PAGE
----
Dipika’s Journey from Project to PhD in Australia

DSI4MTF project’s former project coordinator from Nepal, Dipika Das received John Allwright fellowship 2016, Australia awards. Every year, the award is given to few potential candidates contributing to ACIAR projects globally. The fellowship let her pursue PhD at University of Southern Queensland in Australia. Being part of the project has given her opportunity to grab the scholarship and lead her career development once she has dreamt for. She is native of Eastern Gangetic Plain and getting involved in DSI4MTF research work helped her to deeply internalise the constraints and potential of small farmers. Especially the women who are changing the existing gender norms to participate in agriculture. Her PhD now focuses on exploring the ways to support smallholder women farmers to sustain in the competitive agricultural value chain and establish food security.

Recently Dipika received a Crawford Fund 2017 to participate in TropAg Conference 2017 Nov 20-22. She presented a poster, based on the research work conducted for DSI4MTF project in Saptari.   The poster titled, “Strengthening agriculture for marginal and tenant farmers in Eastern Gangetic Plains: agrarian relations with gender perspective in agricultural value chain” and demonstrated broadly the project operation activities in the Saptari site.

TropAg is the world’s leading international tropical agriculture event bringing together the best in research and innovation, across plant, animal and food sciences. The conference theme this year was High impact science to nourish the world. The event held in Brisbane attracted more than 700 delegates from 50 countries. Good number of interest was created by the poster presented.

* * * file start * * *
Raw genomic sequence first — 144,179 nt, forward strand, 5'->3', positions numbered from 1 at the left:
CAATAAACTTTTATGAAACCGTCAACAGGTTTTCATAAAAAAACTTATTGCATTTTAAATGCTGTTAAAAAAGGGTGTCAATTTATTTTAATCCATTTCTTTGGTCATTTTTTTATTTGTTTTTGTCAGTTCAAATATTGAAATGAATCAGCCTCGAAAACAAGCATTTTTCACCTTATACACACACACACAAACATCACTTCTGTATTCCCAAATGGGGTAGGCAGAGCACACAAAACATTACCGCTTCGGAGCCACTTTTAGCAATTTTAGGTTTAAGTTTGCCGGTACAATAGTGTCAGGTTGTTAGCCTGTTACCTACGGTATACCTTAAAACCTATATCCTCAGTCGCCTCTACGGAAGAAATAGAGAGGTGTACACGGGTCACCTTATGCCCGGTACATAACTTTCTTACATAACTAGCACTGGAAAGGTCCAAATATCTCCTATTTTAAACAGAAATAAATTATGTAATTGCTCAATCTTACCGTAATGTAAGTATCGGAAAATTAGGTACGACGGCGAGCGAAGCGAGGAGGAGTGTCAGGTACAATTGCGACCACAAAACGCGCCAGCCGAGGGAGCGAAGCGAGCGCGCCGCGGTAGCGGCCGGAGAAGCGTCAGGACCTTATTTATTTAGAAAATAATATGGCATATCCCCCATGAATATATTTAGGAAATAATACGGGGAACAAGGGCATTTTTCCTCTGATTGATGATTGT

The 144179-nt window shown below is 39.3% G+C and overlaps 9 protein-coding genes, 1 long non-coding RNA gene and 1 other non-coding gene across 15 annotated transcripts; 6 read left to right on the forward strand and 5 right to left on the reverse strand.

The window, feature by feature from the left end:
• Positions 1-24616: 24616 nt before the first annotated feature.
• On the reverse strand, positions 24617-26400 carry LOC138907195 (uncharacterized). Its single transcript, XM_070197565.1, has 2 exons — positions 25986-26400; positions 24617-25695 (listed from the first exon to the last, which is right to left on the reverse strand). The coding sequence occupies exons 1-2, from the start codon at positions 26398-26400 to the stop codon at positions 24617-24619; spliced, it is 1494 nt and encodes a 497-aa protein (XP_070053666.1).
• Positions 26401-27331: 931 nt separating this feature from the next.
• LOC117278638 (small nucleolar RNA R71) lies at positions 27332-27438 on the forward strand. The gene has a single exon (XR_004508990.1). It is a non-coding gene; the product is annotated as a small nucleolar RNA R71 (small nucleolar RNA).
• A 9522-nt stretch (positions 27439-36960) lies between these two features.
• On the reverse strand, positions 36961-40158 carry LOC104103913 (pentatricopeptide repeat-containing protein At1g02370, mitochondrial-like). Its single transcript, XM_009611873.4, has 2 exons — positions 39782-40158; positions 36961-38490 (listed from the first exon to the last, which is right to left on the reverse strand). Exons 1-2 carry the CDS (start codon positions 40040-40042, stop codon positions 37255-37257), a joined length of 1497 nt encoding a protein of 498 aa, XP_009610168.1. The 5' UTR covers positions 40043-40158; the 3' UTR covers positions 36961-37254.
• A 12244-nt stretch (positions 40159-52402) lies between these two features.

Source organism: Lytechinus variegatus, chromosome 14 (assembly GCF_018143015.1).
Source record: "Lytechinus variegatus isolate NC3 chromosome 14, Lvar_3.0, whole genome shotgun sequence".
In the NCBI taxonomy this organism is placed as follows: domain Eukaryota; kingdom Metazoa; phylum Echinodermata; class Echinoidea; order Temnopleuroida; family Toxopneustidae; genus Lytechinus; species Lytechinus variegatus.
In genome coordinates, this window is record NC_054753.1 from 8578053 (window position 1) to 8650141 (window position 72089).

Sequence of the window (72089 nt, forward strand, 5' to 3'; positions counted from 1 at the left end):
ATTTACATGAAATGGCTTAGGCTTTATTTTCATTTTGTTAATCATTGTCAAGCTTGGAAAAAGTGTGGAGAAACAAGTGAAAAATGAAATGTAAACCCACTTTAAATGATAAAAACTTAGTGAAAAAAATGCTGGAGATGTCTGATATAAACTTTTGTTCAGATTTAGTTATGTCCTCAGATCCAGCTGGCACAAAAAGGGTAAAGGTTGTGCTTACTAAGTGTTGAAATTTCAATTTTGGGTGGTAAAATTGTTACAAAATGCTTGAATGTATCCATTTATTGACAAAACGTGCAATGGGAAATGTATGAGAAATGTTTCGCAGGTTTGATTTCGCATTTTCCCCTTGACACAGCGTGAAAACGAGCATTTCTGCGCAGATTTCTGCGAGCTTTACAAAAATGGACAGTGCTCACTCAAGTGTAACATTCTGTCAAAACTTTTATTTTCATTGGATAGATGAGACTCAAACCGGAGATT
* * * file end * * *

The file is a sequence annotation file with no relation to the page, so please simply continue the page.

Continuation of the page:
Her further research will be carried in the DSI4MTF project sites in Saptari and Madhubani.


BPH threat in paddy: early diagnosis is the key

 During monsoon season, paddy is grown almost in all the cultivated lands of  Dhaloguri and Uttar Chakoakheti, two selected villages under  ACIAR-LWR project operates in West Bengal. In this year the  crop stand is excellent due to continuous receipt of  rainfall over last couple of months. In most of the fields  the paddy is in heading to harvest stage. In village  Dhaloguri (site l), we found the attack of Brown Plant  Hopper in some scattered patches which is very serious at  this stage of the crop.

Sap is sucked in the grain filling stage so husks are hollow

 Symptoms and nature of damage:

 Affected plants dries up and gives a scorched appearance of the plant called Hopper  Burn.At early infestation, circular yellow patches appear  which soon turn brownish due to rapid drying. The patches of  infestation then spread out and cover the entire field very  fast. The grain setting is affected to a huge extent and it  resulted in a significant yield loss.Both the nymphs and  adults remain at ground level and suck the SAP from the  plant.

 Management strategy:

 The problem has to be addressed very quickly.  In the village Dhaloguri it is being addressed by the  scientists of UBKV to prevent its spread in neighbouring  fields.It is now advocated to drain out excess water from  the field, if any. Any one of the following systemic insecticides should be applied on urgent basis:

 Imidachloprid 17.8%(1ml in 5 litres of water)  Thiomethoxam 25%(1 g in 3 litres of water) Acephate  50%+Imidachloprid 1.8%(2 g per litre of water) Cartap  hydrochloride 50%(1 g per litre of water) It is being  advised from the project to monitor the fields on regular  basis so that chemical measures can be taken immediately if  symptoms appear in the field.